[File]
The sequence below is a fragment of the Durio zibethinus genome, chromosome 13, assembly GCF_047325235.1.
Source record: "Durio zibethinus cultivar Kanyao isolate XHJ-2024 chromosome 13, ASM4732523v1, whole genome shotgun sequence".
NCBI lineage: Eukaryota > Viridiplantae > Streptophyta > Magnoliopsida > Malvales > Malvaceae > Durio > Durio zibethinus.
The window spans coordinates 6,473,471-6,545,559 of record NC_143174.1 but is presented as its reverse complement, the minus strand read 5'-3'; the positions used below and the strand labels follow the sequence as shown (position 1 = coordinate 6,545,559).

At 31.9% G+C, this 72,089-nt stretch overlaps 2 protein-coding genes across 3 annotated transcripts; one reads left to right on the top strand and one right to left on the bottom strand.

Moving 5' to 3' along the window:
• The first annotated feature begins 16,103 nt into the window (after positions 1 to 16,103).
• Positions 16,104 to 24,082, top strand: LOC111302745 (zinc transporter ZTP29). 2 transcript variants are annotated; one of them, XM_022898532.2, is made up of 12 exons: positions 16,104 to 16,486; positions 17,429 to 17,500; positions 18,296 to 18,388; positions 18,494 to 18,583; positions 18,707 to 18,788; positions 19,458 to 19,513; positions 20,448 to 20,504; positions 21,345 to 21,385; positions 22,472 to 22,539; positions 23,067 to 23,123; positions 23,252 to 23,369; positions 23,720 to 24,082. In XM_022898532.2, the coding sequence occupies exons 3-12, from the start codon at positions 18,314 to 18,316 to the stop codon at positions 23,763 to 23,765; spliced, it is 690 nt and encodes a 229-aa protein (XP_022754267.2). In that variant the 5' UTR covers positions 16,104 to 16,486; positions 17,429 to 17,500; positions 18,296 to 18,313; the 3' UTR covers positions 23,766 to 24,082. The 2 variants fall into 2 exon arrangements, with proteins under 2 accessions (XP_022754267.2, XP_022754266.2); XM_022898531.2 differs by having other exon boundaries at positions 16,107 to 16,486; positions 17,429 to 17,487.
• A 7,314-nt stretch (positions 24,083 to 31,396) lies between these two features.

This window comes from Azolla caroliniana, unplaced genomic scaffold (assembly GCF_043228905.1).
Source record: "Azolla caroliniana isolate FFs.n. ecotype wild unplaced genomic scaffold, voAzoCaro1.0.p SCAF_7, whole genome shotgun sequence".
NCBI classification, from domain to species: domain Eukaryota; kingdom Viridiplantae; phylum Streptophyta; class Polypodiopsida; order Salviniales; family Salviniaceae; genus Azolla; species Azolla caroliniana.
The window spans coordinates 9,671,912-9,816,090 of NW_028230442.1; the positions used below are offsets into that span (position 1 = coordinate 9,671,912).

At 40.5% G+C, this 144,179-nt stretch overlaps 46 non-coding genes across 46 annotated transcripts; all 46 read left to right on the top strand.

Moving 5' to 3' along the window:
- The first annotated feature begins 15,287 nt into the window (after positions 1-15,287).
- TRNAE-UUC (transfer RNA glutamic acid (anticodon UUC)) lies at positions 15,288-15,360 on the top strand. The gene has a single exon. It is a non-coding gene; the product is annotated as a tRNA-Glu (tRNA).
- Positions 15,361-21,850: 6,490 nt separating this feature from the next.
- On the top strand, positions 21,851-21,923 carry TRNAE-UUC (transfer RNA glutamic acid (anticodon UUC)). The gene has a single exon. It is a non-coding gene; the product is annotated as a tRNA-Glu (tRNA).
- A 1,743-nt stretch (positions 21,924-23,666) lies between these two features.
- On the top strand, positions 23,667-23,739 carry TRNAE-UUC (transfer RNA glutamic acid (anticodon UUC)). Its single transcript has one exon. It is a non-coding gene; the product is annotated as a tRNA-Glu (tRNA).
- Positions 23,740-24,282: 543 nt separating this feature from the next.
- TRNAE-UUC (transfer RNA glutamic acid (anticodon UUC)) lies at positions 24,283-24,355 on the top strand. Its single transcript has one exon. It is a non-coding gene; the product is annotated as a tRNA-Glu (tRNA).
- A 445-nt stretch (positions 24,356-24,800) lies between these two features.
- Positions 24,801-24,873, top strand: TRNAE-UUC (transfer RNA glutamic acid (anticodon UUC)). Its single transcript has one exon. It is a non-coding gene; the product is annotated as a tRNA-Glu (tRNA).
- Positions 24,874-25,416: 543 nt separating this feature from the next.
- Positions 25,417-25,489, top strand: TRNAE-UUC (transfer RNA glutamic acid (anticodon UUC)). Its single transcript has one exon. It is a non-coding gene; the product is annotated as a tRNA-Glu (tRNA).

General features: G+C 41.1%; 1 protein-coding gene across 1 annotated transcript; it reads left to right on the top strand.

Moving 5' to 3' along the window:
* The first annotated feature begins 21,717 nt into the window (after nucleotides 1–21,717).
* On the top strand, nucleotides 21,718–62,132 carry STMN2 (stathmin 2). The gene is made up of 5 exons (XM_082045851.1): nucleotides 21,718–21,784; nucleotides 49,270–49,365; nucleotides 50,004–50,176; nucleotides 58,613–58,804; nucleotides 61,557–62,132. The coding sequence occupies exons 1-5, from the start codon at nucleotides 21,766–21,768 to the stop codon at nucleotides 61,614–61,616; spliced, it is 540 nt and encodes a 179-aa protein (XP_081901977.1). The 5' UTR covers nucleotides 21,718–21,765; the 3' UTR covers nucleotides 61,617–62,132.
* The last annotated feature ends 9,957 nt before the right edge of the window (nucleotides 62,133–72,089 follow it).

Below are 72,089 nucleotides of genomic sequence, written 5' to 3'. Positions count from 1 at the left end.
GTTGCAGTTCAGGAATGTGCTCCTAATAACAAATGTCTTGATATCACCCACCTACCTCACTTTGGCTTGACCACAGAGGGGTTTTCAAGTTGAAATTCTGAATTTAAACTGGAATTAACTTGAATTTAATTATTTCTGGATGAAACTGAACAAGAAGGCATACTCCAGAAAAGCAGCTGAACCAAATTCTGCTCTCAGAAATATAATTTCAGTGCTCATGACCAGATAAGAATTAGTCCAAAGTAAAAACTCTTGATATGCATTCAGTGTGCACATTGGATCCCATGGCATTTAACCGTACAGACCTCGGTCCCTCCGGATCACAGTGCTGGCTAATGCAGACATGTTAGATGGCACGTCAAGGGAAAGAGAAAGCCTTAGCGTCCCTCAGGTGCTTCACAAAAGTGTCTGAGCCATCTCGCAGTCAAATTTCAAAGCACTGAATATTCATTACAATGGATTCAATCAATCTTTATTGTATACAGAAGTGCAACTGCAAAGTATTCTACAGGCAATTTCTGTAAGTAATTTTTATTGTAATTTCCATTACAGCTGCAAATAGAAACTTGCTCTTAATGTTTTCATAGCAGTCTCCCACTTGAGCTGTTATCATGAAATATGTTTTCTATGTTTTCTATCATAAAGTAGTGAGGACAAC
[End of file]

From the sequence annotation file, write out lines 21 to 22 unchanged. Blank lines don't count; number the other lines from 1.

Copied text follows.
- On the top strand, positions 23,667-23,739 carry TRNAE-UUC (transfer RNA glutamic acid (anticodon UUC)). Its single transcript has one exon. It is a non-coding gene; the product is annotated as a tRNA-Glu (tRNA).
- Positions 23,740-24,282: 543 nt separating this feature from the next.